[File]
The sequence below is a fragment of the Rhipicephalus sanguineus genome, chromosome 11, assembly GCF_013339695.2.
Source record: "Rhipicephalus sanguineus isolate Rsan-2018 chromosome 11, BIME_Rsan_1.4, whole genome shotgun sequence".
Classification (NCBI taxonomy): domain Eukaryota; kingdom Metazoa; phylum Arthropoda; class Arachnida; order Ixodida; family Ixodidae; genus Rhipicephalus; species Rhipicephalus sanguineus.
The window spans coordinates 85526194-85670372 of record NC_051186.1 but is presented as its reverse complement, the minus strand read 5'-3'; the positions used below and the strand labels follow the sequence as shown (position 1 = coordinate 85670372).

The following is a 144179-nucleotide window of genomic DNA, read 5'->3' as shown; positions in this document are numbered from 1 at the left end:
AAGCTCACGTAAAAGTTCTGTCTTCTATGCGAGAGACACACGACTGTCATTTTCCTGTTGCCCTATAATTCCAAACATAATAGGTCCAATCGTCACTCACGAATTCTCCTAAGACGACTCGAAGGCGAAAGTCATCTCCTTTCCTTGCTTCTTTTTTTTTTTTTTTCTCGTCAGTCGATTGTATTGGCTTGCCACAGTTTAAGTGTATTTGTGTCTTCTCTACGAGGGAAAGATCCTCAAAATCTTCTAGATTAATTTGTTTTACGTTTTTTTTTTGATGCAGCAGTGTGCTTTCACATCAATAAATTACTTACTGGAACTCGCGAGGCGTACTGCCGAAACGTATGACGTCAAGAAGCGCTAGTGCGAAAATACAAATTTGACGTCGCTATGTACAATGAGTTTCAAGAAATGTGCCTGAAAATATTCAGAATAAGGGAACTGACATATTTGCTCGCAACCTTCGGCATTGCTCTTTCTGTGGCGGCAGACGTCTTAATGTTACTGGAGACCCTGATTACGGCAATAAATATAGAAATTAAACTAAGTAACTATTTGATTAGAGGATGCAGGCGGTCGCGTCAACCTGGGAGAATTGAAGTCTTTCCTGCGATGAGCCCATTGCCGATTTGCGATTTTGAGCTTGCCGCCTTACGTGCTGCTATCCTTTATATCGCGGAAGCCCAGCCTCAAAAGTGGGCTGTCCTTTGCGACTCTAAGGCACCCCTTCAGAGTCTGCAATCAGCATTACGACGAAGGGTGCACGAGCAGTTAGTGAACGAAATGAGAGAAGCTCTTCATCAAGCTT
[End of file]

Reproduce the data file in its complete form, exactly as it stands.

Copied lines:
The sequence below is a fragment of the Rhipicephalus sanguineus genome, chromosome 11, assembly GCF_013339695.2.
Source record: "Rhipicephalus sanguineus isolate Rsan-2018 chromosome 11, BIME_Rsan_1.4, whole genome shotgun sequence".
Classification (NCBI taxonomy): domain Eukaryota; kingdom Metazoa; phylum Arthropoda; class Arachnida; order Ixodida; family Ixodidae; genus Rhipicephalus; species Rhipicephalus sanguineus.
The window spans coordinates 85526194-85670372 of record NC_051186.1 but is presented as its reverse complement, the minus strand read 5'-3'; the positions used below and the strand labels follow the sequence as shown (position 1 = coordinate 85670372).

The following is a 144179-nucleotide window of genomic DNA, read 5'->3' as shown; positions in this document are numbered from 1 at the left end:
AAGCTCACGTAAAAGTTCTGTCTTCTATGCGAGAGACACACGACTGTCATTTTCCTGTTGCCCTATAATTCCAAACATAATAGGTCCAATCGTCACTCACGAATTCTCCTAAGACGACTCGAAGGCGAAAGTCATCTCCTTTCCTTGCTTCTTTTTTTTTTTTTTTCTCGTCAGTCGATTGTATTGGCTTGCCACAGTTTAAGTGTATTTGTGTCTTCTCTACGAGGGAAAGATCCTCAAAATCTTCTAGATTAATTTGTTTTACGTTTTTTTTTTGATGCAGCAGTGTGCTTTCACATCAATAAATTACTTACTGGAACTCGCGAGGCGTACTGCCGAAACGTATGACGTCAAGAAGCGCTAGTGCGAAAATACAAATTTGACGTCGCTATGTACAATGAGTTTCAAGAAATGTGCCTGAAAATATTCAGAATAAGGGAACTGACATATTTGCTCGCAACCTTCGGCATTGCTCTTTCTGTGGCGGCAGACGTCTTAATGTTACTGGAGACCCTGATTACGGCAATAAATATAGAAATTAAACTAAGTAACTATTTGATTAGAGGATGCAGGCGGTCGCGTCAACCTGGGAGAATTGAAGTCTTTCCTGCGATGAGCCCATTGCCGATTTGCGATTTTGAGCTTGCCGCCTTACGTGCTGCTATCCTTTATATCGCGGAAGCCCAGCCTCAAAAGTGGGCTGTCCTTTGCGACTCTAAGGCACCCCTTCAGAGTCTGCAATCAGCATTACGACGAAGGGTGCACGAGCAGTTAGTGAACGAAATGAGAGAAGCTCTTCATCAAGCTT